Optimising of container barge handling

On 19 April 2018 the Antwerp port community signed the action plan container barge handling and went up a gear to ensure a sustainable growth of the port. The agreements revolve around three big pillars: planning and co-operation, bundling and digitisation.
The interaction of all these measures must result in an optimisation of container barge handling and an efficiency increase for all chain partners.

Central barge planning

The central barge planning and monitoring project starts on 1 October 2018.

What does it imply?

One central department, Antwerp Terminal Services, draws up the planning of the loading and discharge operations of lighters for the PSA, DP World and MPET container terminals in the port and follows it up meticulously. This is done using the specific planning software Quintic and the registration software BTS (Barge Traffic System)

 

How does this contribute to bundling inland container shipping volumes?

Central barge planning and monitoring will simplify and optimise the planning cycle, resulting in a planned vessel schedule per lighter without conflicts. Antwerp Terminal Services is also closely involved in the coordination between the central planning department and the consolidation hubs.

The project will be introduced in stages, with the aim of having 24/7 scheduling and monitoring of container barge operations by the end of the year. If the final evaluation is positive then this unique initiative will be further developed. 

 

Bundling volumes at consolidation hubs

On 5 November 2018 a pilot regarding the bundling of small container barge volumes will be launched. Due to the water level on the Rhine at present being lower than normal, the minimal call size will be 20 container moves.

  • minimal call size from 5 November onwards: 20 moves (loading and unloading) per maritime container terminal
  • minimal call size from 3 December onwards: 30 moves (loading and unloading) per maritime container terminal

Bundling ensures a simpler planning process and efficiency increase

  • The container barges in the Port of Antwerp go to 8 terminals on average every time.
  • Analysis has shown that almost 60% of the calls of container barges at the maritime terminals are barges with a small call size (less than 30 moves).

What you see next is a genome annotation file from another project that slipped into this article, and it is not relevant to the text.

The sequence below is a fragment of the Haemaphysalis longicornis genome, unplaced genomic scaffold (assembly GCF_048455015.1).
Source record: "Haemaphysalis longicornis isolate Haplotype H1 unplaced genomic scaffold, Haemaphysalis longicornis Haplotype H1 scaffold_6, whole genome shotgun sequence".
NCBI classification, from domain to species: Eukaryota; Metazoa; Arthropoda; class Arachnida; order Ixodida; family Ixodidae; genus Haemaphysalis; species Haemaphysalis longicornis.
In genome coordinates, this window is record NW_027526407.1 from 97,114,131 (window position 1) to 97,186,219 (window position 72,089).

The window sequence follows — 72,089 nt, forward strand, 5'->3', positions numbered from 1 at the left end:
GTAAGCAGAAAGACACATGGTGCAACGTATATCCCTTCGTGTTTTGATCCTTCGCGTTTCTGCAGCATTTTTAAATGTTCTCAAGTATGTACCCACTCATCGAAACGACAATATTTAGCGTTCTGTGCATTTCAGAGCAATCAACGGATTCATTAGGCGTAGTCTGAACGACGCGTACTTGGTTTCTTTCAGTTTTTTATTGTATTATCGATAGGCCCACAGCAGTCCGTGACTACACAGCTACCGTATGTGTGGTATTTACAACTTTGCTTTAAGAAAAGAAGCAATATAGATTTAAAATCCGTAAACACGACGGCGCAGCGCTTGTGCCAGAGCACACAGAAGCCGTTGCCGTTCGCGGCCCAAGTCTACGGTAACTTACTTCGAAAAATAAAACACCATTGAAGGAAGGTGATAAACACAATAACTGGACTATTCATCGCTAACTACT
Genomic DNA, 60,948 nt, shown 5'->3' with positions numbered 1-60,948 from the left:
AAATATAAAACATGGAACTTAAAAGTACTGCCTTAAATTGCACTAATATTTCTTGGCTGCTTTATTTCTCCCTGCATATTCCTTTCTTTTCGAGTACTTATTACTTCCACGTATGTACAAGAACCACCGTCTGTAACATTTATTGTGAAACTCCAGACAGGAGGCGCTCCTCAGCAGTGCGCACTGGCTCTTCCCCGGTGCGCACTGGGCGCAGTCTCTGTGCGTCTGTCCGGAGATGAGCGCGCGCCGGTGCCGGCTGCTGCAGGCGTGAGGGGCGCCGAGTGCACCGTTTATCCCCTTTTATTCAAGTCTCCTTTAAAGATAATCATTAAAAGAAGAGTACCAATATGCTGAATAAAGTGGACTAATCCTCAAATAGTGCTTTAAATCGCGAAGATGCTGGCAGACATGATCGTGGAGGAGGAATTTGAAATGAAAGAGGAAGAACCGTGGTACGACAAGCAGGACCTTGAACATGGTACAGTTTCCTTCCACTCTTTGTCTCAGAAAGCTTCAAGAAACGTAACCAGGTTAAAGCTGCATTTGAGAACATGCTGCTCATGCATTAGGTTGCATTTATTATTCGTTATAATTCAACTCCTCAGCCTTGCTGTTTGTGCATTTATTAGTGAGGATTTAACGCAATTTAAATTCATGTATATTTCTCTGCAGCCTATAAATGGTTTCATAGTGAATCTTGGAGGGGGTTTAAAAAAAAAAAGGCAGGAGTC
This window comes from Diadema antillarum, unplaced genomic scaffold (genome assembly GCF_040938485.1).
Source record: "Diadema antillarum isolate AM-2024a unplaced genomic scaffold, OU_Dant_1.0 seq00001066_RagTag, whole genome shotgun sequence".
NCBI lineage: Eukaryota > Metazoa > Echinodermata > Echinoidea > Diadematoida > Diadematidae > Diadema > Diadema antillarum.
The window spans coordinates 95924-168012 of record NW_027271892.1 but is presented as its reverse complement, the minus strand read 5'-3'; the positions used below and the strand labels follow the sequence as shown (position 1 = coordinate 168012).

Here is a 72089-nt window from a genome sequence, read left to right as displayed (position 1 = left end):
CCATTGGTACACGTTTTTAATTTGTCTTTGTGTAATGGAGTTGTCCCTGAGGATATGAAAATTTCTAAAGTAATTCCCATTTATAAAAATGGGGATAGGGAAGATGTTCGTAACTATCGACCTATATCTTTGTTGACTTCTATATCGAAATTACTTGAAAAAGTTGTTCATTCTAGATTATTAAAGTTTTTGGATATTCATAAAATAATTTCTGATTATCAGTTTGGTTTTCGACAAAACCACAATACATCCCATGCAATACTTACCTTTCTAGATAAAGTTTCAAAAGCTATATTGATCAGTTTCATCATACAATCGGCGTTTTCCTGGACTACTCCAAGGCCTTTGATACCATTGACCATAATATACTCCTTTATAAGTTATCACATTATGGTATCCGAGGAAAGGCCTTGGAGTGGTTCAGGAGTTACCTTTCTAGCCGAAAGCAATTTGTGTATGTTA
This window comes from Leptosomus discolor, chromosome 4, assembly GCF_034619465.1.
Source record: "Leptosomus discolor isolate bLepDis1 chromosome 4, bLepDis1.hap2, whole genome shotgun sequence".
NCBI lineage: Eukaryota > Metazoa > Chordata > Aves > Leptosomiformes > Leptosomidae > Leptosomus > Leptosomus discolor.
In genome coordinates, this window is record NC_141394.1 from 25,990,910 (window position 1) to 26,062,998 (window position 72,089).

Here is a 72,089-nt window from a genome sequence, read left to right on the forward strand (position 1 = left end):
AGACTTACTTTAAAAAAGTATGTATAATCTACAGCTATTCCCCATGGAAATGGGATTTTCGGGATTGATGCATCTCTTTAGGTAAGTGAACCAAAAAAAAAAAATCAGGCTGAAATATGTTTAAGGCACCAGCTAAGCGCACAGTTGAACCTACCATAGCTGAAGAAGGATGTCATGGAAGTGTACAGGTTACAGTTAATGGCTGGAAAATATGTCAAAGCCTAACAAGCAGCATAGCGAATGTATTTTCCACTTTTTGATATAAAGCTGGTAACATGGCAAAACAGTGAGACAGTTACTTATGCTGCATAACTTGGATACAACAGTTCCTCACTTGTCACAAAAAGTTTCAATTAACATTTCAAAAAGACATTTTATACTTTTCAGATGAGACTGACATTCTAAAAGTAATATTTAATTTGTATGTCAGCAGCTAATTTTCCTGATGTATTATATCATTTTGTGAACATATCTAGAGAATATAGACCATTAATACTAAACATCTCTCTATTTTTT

• These barges only transport 20% of the total volume of inland container shipping in the port.

Bundling small volumes to larger call sizes ensures a less complex planning process and a more efficient use of the resources by terminal and barge operators.

This will be linked with a structurally more efficient handling process at the maritime terminals and a better transfer of containers in the Port of Antwerp.

How does it work? 

  • Barges that are able to discharge/load the minimum call size or more (total sum of discharge and loading per call) can go directly to the maritime container terminals in the port. This concerns the PSA terminals (K913 and K869), DP World (K1700) and MPET (K1742). 
  • Barge operators who with less than the minimum call size (sum of discharge and loading per call) want to call at the maritime terminals, must consolidate their volumes so that they reach the minimum call size. This is possible by working with other operators or exchanging containers at consolidation hubs in the hinterland and the port. 

Collecting and bundling volumes in consolidation hubs

To support inland shipping in the conversion to bigger calls, barge operators are able to use consolidation hubs at the different shipping corridors and in the Port of Antwerp. 

  • The transit cost on the hub is restricted to 5€ per container in the hinterland for the barge operator during the trial period and 10€ per container in the port. The hubs invoice this amount directly to the user.
  • The hubs ensure the prompt delivery from the consolidated load to the maritime terminals, at a fixed transport tariff per hub. For the transport they use their own barge services or they work with other barge operators based on a neutral time-and-material basis.
  • The hubs' aim is for the barge operators to load and discharge the same number of containers on average (on a monthly basis) so that the cost for the barge operators remains minimal. 

Where are the hubs located?     

 The map below shows where the consolidation hubs are located:

In the port area


In the hinterland


 

Timing

The bundling of container barge volumes pilot will be launched on 5 November for a period of 3 months.

A work group and steering committee consisting of representatives of the maritime terminals, shipping companies (ASL), barge operators (ICBO), forwarders (VEA) freight forwarders (OTM), Voka-Alfaport, NxtPort, CEPA, Antwerp Port Authority, De Vlaamse Waterweg and the Flemish Government will meticulously follow up and evaluate the pilot project. Taking into account the achieved results the work group can adjust the concept and change the user tariff on the consolidation hubs after the trial period. In case of a positive evaluation, the project will be continued.

 

Adjustment of port dues for container barges

Another initiative in the action plan for container barges is the extension of the timeframe related to the reduced basic rate from 36 to 48 hours.

This extension comes in response to demand from the container barge sector as barges have to wait longer in the container terminals before they can be handled, due to delays at container terminals. 

The new regime was introduced by the Port Authority on 11 September 2018. 

 

View all pillars of the action plan container barge handling